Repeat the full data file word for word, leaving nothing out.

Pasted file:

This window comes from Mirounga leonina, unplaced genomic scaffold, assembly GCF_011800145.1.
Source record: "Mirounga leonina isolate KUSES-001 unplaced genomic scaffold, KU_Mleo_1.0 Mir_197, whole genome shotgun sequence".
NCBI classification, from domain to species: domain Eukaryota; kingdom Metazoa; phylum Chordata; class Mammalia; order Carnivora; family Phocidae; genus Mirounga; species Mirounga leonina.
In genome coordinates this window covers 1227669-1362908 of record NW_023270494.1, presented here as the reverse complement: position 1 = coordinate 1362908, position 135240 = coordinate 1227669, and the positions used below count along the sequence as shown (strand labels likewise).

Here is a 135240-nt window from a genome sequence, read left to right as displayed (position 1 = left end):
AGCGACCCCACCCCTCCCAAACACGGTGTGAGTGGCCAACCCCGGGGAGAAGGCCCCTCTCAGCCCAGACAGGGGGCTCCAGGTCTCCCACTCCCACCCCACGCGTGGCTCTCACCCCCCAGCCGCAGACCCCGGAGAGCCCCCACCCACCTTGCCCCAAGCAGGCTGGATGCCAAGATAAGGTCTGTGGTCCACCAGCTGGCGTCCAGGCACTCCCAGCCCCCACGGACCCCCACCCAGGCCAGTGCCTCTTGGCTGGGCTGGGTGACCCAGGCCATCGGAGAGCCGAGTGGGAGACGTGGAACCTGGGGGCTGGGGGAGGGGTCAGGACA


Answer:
This window comes from Mirounga leonina, unplaced genomic scaffold, assembly GCF_011800145.1.
Source record: "Mirounga leonina isolate KUSES-001 unplaced genomic scaffold, KU_Mleo_1.0 Mir_197, whole genome shotgun sequence".
NCBI classification, from domain to species: domain Eukaryota; kingdom Metazoa; phylum Chordata; class Mammalia; order Carnivora; family Phocidae; genus Mirounga; species Mirounga leonina.
In genome coordinates this window covers 1227669-1362908 of record NW_023270494.1, presented here as the reverse complement: position 1 = coordinate 1362908, position 135240 = coordinate 1227669, and the positions used below count along the sequence as shown (strand labels likewise).

Here is a 135240-nt window from a genome sequence, read left to right as displayed (position 1 = left end):
AGCGACCCCACCCCTCCCAAACACGGTGTGAGTGGCCAACCCCGGGGAGAAGGCCCCTCTCAGCCCAGACAGGGGGCTCCAGGTCTCCCACTCCCACCCCACGCGTGGCTCTCACCCCCCAGCCGCAGACCCCGGAGAGCCCCCACCCACCTTGCCCCAAGCAGGCTGGATGCCAAGATAAGGTCTGTGGTCCACCAGCTGGCGTCCAGGCACTCCCAGCCCCCACGGACCCCCACCCAGGCCAGTGCCTCTTGGCTGGGCTGGGTGACCCAGGCCATCGGAGAGCCGAGTGGGAGACGTGGAACCTGGGGGCTGGGGGAGGGGTCAGGACA